Location: Xi’an, Shaanxi
Race Date: September
Distances Available: Half Marathon, 13.7km, and 5km
Cost Estimate: RMB150
Xi’an is one of the most visited cities in China; when you look at its landmarks and the heritage, it’s not hard to see why. Most famous of all are the Terracotta Warriors, the panda centers and, of course, the ancient City Wall.
In terms of distances, the Xi’an City Wall Marathon is not as intense as others in China. There’s no full marathon option, and there are a couple of shorter distances for casual runners. The short races allow the less serious competitors to really take in the city and savor the experience of running along Xi’an’s City Wall.
After all, it’s not often you get the chance to race on a 14th century UNESCO World Heritage Site. City running has never been such a pleasure.
Race Date: November
Distances Available: Marathon,10km, 5km
Cost Estimate: RMB160
If you’re kind of an attention seeker and looking to compete with some of the of world’s best runners, the Shanghai International Marathon is the one for you. The race starts by the iconic Bund, overlooked by the towering Pudong skyline. Runners head south along the Puxi side of the Huangpu River, finishing at Shanghai Stadium, just past Longhua Temple.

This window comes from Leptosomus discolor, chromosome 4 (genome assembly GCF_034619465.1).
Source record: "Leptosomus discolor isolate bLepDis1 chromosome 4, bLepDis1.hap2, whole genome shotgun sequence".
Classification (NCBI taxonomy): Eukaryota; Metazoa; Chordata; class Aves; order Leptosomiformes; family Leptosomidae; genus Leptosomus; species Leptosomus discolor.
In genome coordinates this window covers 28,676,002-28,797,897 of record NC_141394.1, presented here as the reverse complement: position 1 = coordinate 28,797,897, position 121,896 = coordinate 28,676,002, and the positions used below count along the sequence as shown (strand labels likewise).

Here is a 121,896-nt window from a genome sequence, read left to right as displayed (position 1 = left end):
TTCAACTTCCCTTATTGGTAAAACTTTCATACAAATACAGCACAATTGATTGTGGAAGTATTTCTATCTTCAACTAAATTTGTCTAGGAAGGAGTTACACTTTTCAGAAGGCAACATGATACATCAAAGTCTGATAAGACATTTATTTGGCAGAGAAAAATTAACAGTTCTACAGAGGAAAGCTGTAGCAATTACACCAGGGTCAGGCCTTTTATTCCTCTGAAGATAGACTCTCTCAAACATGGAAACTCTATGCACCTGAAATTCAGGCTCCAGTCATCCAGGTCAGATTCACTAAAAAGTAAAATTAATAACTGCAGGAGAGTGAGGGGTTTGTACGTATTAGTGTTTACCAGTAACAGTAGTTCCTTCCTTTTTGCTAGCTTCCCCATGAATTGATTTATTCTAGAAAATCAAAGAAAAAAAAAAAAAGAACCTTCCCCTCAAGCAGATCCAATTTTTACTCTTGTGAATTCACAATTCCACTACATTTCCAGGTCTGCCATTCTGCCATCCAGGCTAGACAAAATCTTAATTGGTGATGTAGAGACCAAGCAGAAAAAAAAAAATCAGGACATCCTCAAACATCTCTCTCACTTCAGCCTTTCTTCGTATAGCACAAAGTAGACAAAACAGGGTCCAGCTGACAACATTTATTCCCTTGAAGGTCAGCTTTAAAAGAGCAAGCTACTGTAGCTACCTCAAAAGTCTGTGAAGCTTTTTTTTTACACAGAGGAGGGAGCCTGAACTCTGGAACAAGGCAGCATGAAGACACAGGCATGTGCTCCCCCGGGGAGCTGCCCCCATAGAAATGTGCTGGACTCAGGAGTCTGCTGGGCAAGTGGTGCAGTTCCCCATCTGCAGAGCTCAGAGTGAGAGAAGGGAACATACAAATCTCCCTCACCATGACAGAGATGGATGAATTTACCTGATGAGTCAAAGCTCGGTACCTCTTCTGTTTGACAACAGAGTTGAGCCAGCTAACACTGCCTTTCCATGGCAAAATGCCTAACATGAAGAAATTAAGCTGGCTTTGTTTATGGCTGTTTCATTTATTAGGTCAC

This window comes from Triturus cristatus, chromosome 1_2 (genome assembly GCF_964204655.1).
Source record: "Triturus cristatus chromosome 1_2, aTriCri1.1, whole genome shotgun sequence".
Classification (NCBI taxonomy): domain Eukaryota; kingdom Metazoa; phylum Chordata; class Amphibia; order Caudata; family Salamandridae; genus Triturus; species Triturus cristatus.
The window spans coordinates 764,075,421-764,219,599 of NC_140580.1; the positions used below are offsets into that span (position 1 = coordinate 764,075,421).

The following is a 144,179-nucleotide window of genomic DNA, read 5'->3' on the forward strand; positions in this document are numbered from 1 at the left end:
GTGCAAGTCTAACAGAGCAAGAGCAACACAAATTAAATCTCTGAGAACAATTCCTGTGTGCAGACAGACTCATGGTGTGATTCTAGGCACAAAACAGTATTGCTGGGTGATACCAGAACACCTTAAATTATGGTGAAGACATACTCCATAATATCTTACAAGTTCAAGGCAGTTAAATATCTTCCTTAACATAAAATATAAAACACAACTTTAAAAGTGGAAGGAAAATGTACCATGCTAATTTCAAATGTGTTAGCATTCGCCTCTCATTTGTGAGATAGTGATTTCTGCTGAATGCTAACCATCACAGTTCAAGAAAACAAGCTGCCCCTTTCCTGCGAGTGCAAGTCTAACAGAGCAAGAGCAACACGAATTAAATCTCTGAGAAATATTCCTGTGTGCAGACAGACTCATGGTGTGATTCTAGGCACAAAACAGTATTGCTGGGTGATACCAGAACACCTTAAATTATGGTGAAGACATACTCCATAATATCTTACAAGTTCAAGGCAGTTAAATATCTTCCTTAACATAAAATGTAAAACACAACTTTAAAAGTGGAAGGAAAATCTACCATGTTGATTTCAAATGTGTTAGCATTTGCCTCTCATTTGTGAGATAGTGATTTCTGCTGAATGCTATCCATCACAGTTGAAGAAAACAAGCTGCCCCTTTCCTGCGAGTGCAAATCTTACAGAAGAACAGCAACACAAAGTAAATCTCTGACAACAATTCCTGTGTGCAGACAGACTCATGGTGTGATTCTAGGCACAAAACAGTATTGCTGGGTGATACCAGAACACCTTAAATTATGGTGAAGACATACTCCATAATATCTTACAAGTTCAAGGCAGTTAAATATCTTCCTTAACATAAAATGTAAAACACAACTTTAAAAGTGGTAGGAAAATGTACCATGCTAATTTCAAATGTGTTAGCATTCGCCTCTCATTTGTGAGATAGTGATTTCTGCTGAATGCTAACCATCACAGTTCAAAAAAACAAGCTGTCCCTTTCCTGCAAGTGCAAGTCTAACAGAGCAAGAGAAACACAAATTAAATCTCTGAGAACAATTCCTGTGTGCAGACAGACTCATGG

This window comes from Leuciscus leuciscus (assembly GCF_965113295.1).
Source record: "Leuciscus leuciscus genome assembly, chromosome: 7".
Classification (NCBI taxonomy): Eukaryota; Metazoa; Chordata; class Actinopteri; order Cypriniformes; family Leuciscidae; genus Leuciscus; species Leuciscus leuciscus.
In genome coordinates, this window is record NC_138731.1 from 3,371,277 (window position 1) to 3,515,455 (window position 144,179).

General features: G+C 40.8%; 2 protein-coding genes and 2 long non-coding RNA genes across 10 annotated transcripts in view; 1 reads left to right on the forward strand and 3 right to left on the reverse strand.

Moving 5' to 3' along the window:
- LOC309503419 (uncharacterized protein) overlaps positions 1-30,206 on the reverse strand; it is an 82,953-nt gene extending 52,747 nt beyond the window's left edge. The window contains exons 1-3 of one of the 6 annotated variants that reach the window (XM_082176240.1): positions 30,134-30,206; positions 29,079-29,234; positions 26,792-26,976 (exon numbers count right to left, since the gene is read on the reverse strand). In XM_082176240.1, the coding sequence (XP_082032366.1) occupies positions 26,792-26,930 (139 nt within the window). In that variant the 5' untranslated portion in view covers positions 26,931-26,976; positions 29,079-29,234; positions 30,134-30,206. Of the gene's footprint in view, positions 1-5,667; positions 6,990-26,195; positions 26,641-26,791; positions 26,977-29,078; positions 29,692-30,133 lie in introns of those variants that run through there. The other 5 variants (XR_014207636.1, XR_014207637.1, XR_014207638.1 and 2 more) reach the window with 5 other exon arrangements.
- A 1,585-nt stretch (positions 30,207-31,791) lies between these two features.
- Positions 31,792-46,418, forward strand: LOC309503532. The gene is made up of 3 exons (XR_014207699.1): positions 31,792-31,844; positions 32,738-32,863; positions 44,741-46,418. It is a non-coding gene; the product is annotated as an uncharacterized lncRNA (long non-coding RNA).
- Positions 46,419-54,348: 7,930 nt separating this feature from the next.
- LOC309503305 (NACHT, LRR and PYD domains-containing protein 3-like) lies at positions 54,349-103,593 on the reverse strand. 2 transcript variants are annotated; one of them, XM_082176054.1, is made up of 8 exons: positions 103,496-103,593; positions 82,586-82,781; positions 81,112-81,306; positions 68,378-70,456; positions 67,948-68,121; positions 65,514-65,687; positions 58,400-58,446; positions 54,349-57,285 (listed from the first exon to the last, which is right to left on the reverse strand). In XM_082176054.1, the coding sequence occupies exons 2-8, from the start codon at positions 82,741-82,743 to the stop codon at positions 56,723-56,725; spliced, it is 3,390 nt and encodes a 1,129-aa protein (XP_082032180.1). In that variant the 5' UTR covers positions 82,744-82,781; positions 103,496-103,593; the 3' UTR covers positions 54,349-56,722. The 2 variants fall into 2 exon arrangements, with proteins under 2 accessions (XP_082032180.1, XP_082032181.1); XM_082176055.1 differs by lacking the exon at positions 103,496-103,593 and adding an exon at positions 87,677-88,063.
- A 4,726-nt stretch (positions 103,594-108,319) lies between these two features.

If you just want to use the race as an excuse to visit Shanghai, organisers also offer 10km and a Mini Marathon, otherwise known as a 5km. That way, you should still be able to walk around the next day and do some sightseeing in the Former French Concession.
Warning：The use of any news and articles published on eChinacities.com without written permission from eChinacities.com constitutes copyright infringement, and legal action can be taken.
Keywords: marathons in China
All comments are subject to moderation by eChinacities.com staff. Because we wish to encourage healthy and productive dialogue we ask that all comments remain polite, free of profanity or name calling, and relevant to the original post and subsequent discussion. Comments will not be deleted because of the viewpoints they express, only if the mode of expression itself is inappropriate.
Please login to add a comment. Click here to login immediately.